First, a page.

Review of the ‘Mitch Rapp’ series by Vince Flynn

Kartik Narayanan
4 min readOct 1, 2017


People who think God is on their side are capable of the most inhumane acts.


The “Mitch Rapp” series , written by Vince Flynn, is a set of thrillers starring the eponymous ‘Mitch Rapp’. There are 16 books in this series. Thirteen of them are written by Vince Flynn; after his death, Kyle Mills has taken over. This review focuses only on the original thirteen books by Vince Flynn.

I found this series serendipitiously. I was looking at a review of the new movie ‘American Assassin’ where I got to know that this was based off a book series. The character and the story line seemed similar to Jack Reacher (another series which is my guilty pleasure) and thus I got hooked on to Mitch Rapp.

Mitch Rapp is a counter-terrorist agent working for the CIA whose girlfriend gets killed in the Lockerbie explosion. Hence he is driven towards hunting down terrorists and others who prey on the innocent. His specialty is Islamic terrorism and he spends his life uncovering plots, assassinating terrorists and their sponsors and visiting mayhem on the Middle East predominantly. Think of Mitch Rapp as Jason Bourne on steroids except without the whining.

Now, mixing a topic like Islamic Terrorism with an alpha male american character like Mitch Rapp might make you think that these books are going to be one-dimensional where a white man decimates brown skins. Thankfully, there is a lot more subtlety and complexity that elevates this series above the common pulp. This is true, especially in the later half of the series where the motivations of the characters are not black and white.


I thoroughly enjoyed the series and would give a strong recommend to readers interested in this genre.

I have mentioned before that I am a sucker for the strong and silent type alpha male thriller genre. My childhood was spent reading Alistair MacLean, Jack Higgins, Frederick Forsyth, Robert Ludlum etc. When I started re-reading this genre, I naturally gravitated back to books with similar characteristics as before. Jack Reacher and Bob Lee Swagger are the ones I have read in the recent past. With that said, it is difficult to find good books in this genre today. So I was extremely happy to find Mitch Rapp and his surly self.

This series is riveting. I ended up binge-reading (is that even a word?) the thirteen books over the weekend. The reasons being the fast pace of the books (events usually occur over a course of 2–3 days), good action sequences, a great main characters, brilliant supporting characters and, best of all, conciseness. I also found that the research done for these books is quite decent. The discerning reader will notice the increasing quality and attention to detail as the chronology of the books increases.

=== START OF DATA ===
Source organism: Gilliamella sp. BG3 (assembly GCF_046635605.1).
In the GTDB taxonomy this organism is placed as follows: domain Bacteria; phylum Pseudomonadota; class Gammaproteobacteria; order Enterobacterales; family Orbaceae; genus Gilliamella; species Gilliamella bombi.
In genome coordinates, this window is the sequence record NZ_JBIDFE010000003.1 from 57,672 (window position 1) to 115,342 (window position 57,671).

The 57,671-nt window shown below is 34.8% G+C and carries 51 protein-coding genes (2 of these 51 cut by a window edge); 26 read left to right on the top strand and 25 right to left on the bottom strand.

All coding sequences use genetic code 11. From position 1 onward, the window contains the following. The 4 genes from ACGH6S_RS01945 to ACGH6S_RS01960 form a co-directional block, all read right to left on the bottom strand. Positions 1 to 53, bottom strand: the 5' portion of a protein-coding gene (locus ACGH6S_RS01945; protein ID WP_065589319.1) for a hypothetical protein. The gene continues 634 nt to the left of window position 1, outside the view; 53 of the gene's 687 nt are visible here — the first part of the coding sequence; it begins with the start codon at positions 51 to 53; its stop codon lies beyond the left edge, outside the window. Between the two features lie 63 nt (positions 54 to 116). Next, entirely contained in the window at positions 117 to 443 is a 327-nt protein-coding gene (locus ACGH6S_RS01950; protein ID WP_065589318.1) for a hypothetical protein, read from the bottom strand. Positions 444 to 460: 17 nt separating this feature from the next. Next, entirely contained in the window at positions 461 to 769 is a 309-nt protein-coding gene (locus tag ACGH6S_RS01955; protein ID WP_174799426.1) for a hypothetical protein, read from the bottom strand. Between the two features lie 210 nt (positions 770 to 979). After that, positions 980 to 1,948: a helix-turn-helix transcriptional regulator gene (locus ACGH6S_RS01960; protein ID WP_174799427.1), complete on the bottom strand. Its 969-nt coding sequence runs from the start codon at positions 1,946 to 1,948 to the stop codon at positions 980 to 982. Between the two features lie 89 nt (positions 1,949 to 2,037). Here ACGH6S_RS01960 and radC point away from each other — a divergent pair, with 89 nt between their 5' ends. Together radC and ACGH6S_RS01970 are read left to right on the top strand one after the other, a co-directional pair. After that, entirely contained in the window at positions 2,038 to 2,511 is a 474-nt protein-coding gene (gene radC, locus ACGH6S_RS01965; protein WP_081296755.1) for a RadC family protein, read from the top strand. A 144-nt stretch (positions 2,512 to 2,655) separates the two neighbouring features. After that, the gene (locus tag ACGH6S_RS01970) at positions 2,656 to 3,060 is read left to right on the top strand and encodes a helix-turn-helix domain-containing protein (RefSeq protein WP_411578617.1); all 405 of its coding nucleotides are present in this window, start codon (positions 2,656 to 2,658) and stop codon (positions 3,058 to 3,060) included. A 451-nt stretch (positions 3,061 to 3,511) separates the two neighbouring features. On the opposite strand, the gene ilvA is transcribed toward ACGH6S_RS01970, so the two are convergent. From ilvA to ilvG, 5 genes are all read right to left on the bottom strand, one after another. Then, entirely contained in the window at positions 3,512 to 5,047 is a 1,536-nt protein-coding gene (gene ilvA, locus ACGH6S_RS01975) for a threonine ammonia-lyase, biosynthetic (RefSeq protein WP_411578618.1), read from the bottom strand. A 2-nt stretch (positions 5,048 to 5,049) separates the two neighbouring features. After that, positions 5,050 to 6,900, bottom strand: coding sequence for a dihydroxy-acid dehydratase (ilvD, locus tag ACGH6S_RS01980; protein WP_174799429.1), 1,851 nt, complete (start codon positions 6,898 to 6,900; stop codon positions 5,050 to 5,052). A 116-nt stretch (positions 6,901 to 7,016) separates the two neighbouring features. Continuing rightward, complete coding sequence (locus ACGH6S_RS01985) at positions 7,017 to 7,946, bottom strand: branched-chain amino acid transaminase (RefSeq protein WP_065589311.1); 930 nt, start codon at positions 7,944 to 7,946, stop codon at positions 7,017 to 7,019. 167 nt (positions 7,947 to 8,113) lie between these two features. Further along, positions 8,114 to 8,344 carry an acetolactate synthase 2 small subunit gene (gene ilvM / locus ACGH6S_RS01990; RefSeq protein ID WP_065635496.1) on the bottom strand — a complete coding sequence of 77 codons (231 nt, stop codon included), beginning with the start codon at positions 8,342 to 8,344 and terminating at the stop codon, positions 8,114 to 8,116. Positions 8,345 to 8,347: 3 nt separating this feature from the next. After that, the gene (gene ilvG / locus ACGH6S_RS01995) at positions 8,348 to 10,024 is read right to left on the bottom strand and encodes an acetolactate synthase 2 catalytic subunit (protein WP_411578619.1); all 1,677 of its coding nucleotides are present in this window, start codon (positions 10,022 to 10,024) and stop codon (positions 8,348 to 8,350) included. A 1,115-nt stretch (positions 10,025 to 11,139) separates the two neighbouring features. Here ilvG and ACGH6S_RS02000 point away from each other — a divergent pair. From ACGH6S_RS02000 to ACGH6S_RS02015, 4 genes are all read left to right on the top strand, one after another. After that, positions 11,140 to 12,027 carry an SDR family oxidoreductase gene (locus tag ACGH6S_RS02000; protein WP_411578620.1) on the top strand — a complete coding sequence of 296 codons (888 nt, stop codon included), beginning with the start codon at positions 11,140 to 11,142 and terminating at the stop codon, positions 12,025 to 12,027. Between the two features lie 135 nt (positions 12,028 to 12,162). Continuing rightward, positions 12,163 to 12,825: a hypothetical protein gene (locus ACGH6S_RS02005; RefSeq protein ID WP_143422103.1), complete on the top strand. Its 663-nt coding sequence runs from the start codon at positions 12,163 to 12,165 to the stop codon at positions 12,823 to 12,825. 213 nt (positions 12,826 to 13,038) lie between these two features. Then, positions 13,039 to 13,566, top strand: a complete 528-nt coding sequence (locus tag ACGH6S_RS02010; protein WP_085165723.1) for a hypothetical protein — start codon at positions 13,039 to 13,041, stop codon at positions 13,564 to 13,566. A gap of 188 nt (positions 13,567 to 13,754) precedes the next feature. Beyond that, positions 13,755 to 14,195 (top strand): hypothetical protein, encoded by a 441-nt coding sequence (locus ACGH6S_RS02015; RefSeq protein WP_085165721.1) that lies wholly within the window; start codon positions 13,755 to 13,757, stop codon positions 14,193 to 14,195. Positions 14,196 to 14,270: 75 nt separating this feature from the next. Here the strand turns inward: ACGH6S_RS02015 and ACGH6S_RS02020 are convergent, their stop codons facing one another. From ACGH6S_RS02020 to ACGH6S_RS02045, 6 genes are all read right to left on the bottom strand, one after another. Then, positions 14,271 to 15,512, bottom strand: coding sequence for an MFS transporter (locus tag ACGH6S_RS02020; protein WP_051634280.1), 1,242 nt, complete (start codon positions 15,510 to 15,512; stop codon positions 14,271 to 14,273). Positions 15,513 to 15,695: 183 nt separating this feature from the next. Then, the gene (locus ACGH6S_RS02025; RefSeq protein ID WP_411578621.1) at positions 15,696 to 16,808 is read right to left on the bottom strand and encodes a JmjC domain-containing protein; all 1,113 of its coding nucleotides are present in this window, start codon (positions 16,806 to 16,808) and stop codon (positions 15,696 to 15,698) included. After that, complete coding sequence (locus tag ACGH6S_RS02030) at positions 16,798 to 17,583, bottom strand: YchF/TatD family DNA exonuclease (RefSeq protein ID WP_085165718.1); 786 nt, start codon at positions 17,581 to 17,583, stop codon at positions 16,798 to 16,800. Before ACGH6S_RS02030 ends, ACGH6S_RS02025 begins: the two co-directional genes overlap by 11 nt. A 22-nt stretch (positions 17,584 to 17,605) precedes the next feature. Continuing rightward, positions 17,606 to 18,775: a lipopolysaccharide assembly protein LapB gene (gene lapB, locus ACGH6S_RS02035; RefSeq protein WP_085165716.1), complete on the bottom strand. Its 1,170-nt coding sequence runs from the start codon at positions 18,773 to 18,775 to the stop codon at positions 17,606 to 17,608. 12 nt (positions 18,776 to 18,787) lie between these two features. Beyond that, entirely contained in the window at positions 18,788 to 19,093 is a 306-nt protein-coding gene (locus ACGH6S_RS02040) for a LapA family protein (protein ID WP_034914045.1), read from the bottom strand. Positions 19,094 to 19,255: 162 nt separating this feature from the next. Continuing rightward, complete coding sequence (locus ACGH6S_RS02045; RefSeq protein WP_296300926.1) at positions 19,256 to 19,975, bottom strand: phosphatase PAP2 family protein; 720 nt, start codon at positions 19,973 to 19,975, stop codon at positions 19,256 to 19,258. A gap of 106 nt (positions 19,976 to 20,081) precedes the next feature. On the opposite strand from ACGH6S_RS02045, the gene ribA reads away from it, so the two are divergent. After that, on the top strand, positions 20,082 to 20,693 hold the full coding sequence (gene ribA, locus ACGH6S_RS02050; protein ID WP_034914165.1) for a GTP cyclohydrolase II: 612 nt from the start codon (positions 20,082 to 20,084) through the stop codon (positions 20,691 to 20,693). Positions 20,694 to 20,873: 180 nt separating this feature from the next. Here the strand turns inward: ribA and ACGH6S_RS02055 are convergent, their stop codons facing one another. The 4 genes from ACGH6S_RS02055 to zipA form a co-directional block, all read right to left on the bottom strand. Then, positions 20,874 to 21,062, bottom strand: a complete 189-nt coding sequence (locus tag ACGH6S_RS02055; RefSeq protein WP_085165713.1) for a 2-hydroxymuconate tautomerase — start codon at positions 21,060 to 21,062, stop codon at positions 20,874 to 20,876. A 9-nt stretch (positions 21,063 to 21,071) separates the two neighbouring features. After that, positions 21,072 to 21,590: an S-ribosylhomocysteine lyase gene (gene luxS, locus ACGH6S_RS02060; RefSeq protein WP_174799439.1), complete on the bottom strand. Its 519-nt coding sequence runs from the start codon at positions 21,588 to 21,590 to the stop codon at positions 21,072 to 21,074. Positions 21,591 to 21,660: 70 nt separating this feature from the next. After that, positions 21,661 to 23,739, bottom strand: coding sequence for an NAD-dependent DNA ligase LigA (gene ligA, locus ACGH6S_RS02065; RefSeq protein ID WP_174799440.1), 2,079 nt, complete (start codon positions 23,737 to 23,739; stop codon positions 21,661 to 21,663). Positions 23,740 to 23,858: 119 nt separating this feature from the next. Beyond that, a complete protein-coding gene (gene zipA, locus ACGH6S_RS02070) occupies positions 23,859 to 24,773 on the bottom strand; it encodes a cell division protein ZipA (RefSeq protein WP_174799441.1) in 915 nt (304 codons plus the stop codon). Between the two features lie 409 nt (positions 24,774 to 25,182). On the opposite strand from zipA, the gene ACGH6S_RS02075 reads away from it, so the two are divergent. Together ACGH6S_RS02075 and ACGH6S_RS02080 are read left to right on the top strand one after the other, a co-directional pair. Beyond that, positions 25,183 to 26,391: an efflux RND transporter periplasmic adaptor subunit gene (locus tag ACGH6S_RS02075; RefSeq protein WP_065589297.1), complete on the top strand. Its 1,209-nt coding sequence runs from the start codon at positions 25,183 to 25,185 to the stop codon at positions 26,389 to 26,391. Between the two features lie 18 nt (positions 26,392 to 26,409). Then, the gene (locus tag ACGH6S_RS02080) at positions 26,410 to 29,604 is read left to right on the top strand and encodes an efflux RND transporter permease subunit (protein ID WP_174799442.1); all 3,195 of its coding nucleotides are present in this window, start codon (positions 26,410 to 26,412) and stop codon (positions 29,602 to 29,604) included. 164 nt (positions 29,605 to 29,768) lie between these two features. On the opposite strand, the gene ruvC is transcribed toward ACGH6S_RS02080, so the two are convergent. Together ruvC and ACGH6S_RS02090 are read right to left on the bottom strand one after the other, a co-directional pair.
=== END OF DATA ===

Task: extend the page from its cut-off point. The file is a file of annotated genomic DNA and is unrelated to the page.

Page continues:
Other Thoughts

Unlike Robert Ludlum or Tom Clancy (for example), Vince Flynn does not subject his readers to verbal diarrhoea in his books. What a Ludlum/Clancy takes 1500 pages to describe, Vince Flynn does in 300–400 pages. This makes it easy for readers to get into the story and easily engaged. I have seen Clancy books where he describes a tank for 10 pages with almost masturbatory glee. Thank Dawkins, this does not occur in this series.

The standard template that is followed is — crisis -> call Mitch -> external threat → internal politics -> team work -> ass kicking -> bad guys in jail or dead -> hurrah! .

The books in the series are almost of the same quality with maybe a couple of outliers. The story-lines (while following a standard template) are varied enough to be interesting. In addition, there are mini story arcs that connect 2–3 books together, which contribute to the largeness of the world of Mitch Rapp.

While the first half of the series focuses on Mitch Rapp, the latter books give us a sense that while Rapp is central to the story, there is this larger organization (CIA) and other characters which are interesting. An analogy to explain this is that the series progresses from being a James Bond/Jason Bourne kind of action thriller (one man demolition army) to a more Mission Impossible kind of thriller (a central point man supported with a team). I think kind of progression makes the series feel more organic and believable.

This series is right up there with other best sellers in the genre. Due to Vince Flynn’s tragic demise, the original set of thirteen novels is all we are left with. I have heard that Kyle Mills has done a decent job of following in his footsteps. But I cannot comment on Kyle Mills version of Mitch Rapp since I have not read or have any intention of reading his books,

Read the first thirteen books if you love thrillers.

Originally published at Digital Amrit.